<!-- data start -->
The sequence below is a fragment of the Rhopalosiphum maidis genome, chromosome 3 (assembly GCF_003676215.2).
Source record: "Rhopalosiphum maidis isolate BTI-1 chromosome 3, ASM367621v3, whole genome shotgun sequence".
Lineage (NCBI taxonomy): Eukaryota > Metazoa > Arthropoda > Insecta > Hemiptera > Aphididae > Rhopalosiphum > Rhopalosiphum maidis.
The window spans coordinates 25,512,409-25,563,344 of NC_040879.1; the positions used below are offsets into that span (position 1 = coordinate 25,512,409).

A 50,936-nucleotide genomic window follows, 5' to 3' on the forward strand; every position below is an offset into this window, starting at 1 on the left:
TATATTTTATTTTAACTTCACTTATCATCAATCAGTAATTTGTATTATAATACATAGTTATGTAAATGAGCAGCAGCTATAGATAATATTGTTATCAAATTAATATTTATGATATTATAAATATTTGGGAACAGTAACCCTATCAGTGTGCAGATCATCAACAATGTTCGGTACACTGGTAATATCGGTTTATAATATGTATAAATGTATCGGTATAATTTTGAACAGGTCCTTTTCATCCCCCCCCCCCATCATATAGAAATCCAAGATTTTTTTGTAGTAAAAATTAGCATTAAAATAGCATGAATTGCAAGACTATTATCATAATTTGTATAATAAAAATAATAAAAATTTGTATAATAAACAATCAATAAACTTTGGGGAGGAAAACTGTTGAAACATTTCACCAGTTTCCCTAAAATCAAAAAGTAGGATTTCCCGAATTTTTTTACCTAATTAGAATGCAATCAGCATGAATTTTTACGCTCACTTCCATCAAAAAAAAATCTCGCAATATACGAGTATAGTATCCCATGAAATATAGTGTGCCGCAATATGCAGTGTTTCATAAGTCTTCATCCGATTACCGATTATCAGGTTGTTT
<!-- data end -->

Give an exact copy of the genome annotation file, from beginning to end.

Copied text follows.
The sequence below is a fragment of the Rhopalosiphum maidis genome, chromosome 3 (assembly GCF_003676215.2).
Source record: "Rhopalosiphum maidis isolate BTI-1 chromosome 3, ASM367621v3, whole genome shotgun sequence".
Lineage (NCBI taxonomy): Eukaryota > Metazoa > Arthropoda > Insecta > Hemiptera > Aphididae > Rhopalosiphum > Rhopalosiphum maidis.
The window spans coordinates 25,512,409-25,563,344 of NC_040879.1; the positions used below are offsets into that span (position 1 = coordinate 25,512,409).

A 50,936-nucleotide genomic window follows, 5' to 3' on the forward strand; every position below is an offset into this window, starting at 1 on the left:
TATATTTTATTTTAACTTCACTTATCATCAATCAGTAATTTGTATTATAATACATAGTTATGTAAATGAGCAGCAGCTATAGATAATATTGTTATCAAATTAATATTTATGATATTATAAATATTTGGGAACAGTAACCCTATCAGTGTGCAGATCATCAACAATGTTCGGTACACTGGTAATATCGGTTTATAATATGTATAAATGTATCGGTATAATTTTGAACAGGTCCTTTTCATCCCCCCCCCCCATCATATAGAAATCCAAGATTTTTTTGTAGTAAAAATTAGCATTAAAATAGCATGAATTGCAAGACTATTATCATAATTTGTATAATAAAAATAATAAAAATTTGTATAATAAACAATCAATAAACTTTGGGGAGGAAAACTGTTGAAACATTTCACCAGTTTCCCTAAAATCAAAAAGTAGGATTTCCCGAATTTTTTTACCTAATTAGAATGCAATCAGCATGAATTTTTACGCTCACTTCCATCAAAAAAAAATCTCGCAATATACGAGTATAGTATCCCATGAAATATAGTGTGCCGCAATATGCAGTGTTTCATAAGTCTTCATCCGATTACCGATTATCAGGTTGTTT